When the Islamic regime turned the peaceful protests into a bloodbath, the Iranian people begged for help from the United States. They were chanting “Obama are you with us or with them?” “Obama” in Farsi means, “He is with us;” [O (he) ba (with) ma (us)]. Despite people’s pleas, Obama showed his true face and stood with the criminal Islamic regime. He not only turned his back on the Iranian people who were fighting for their freedom, and the greatest opportunity to end the murderous Islamic regime, but he later made the worst deal in history with Iran (JCPOA), emboldening the regime, setting a path for Iran to acquire nuclear weapons, and sending billions of dollars into the coffers of the criminal Mullahs. This was used to further suppress the Iranian people and to fund and expand terrorism across the Middle East.

The Iranian people will never forget Obama’s betrayal. Now, 15 years later, Obama’s protégé is also guilty of betraying the Iranian people. President Biden has also provided billions of dollars to the regime, passed up the opportunity to end the regime after the 2022 murder of Mahsa Amini, and has brought the world to the brink of an Iranian nuclear weapon.

In 15 years, we have seen failure after failure in appeasing and negotiating with the terrorist regime. Sadly, western politicians pay lip service to Islamic human rights violations, placing their own interests above moral policies internationally, and risking the security of their own citizens by allowing the regime’s terrorist agents into their countries to spread their lies and propaganda.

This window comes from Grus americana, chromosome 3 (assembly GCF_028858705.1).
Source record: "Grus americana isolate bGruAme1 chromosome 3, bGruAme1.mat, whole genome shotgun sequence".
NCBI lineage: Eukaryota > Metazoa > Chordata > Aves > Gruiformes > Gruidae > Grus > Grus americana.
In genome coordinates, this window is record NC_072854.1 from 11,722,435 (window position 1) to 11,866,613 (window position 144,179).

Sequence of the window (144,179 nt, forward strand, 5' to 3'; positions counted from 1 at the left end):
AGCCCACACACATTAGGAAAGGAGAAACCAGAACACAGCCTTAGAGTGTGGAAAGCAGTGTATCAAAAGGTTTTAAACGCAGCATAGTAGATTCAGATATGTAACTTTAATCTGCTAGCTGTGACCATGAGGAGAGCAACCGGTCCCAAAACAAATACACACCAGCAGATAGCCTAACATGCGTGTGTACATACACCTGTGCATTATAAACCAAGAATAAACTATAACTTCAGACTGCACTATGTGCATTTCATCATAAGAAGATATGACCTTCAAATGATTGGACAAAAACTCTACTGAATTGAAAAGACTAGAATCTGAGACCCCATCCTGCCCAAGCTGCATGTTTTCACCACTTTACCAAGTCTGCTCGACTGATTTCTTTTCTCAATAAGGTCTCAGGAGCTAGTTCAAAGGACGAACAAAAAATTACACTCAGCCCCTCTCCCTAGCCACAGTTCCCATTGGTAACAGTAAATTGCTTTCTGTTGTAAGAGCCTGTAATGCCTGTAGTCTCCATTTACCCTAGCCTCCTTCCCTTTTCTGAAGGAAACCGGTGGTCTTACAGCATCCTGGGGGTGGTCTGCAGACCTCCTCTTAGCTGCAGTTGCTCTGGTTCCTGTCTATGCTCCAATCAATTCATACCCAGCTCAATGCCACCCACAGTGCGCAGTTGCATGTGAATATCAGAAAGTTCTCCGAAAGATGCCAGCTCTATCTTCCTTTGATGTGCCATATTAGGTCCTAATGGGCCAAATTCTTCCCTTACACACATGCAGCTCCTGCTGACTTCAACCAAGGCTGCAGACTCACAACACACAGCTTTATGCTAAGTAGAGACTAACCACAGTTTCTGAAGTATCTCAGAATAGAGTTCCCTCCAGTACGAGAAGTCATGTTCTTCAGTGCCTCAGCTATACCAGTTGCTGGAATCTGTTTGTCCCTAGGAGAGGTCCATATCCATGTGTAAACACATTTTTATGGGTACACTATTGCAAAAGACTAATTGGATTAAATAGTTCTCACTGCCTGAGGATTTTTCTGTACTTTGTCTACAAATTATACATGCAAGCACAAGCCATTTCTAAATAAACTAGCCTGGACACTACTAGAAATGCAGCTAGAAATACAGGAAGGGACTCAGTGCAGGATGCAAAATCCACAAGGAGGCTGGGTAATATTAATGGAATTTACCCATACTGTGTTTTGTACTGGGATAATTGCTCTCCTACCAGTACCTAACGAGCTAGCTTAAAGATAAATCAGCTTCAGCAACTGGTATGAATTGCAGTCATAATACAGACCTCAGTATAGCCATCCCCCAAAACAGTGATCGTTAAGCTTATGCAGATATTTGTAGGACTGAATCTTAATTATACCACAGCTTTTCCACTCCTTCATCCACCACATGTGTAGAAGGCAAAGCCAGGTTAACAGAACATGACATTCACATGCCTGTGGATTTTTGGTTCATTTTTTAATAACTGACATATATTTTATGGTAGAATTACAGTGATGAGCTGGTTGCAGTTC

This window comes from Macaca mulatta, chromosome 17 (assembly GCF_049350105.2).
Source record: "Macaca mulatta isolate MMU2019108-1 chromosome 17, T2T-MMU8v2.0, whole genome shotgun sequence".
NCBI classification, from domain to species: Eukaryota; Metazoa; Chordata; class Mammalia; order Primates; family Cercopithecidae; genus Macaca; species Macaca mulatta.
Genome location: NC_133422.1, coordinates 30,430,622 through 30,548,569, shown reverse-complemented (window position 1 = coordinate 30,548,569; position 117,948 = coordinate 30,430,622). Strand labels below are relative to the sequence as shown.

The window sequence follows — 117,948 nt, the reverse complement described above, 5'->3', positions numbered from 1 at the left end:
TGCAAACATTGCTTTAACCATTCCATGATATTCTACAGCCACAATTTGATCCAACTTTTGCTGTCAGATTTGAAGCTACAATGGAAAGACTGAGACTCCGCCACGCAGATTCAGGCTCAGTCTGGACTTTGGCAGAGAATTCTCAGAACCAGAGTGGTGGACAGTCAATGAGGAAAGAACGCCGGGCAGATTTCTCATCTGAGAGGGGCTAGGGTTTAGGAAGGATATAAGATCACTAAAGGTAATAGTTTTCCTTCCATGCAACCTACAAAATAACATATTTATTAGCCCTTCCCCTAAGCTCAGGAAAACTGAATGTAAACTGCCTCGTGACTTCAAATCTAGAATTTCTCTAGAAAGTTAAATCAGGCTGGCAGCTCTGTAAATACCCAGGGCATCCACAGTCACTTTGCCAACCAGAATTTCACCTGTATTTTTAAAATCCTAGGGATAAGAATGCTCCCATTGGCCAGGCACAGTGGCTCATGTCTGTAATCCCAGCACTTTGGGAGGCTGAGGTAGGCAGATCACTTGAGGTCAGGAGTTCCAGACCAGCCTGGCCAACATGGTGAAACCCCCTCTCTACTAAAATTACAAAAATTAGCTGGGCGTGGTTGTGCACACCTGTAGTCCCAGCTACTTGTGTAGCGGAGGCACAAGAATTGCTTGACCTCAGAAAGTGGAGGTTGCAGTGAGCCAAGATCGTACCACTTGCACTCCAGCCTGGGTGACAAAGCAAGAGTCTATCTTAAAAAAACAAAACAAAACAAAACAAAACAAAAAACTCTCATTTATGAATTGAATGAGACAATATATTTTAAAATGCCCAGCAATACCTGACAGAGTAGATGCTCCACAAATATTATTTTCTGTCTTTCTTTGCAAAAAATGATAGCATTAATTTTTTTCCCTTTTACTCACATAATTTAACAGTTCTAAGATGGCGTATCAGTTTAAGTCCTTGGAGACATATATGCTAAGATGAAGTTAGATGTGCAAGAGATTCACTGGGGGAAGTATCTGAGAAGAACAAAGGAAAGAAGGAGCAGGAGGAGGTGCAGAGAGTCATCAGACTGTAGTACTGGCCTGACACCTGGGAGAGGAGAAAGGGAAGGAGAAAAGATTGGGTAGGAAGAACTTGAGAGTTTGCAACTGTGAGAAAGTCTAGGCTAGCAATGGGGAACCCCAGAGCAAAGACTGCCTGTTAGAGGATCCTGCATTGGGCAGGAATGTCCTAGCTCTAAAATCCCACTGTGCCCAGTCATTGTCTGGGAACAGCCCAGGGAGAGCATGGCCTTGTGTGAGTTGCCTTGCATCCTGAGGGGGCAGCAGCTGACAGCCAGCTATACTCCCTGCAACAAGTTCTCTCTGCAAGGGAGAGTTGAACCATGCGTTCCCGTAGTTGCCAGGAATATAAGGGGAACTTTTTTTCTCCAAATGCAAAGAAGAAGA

The vast majority of Iranians reject the repressive Islamic Republic, but they have no power to change this system on their own. Iranians long to be free, but they have no hope for the future of their country, until this regime is no longer in power.

I pray that on this 15th anniversary of the biggest revolt against the Islamic regime, and its most violent and bloody murderous response, Western governments will understand that the Islamic regime is evil personified, that its nature is unchangeable, and that it not only harms the lives of millions of Iranians but also others around the world.

Obama campaigned on “change” and “hope.” He offered no hope for Iran, and unless Western policies change, we will all be much worse off.

Now, with “elections” scheduled to replace President Raisi who mysteriously died in a helicopter accident on May 19, will Iranians respond again with protests? Will the regime crackdown again? And will the US and the West sit idly by, watching as more innocent Iranians’ blood is shed? I hope not, and I pray to that end.

Marziyeh Amirizadeh is an Iranian American who immigrated to the US after being sentenced to death in Iran for the “crime” of converting to Christianity. She endured months of mental and physical hardships and intense interrogation. She is author of two books (the latest, A Love Journey with God), public speaker, and activist for religious freedom. She has shared her inspiring story throughout the United States and around the world, to bring awareness about the ongoing human rights violations and persecution of women and religious minorities in Iran. She can be reached at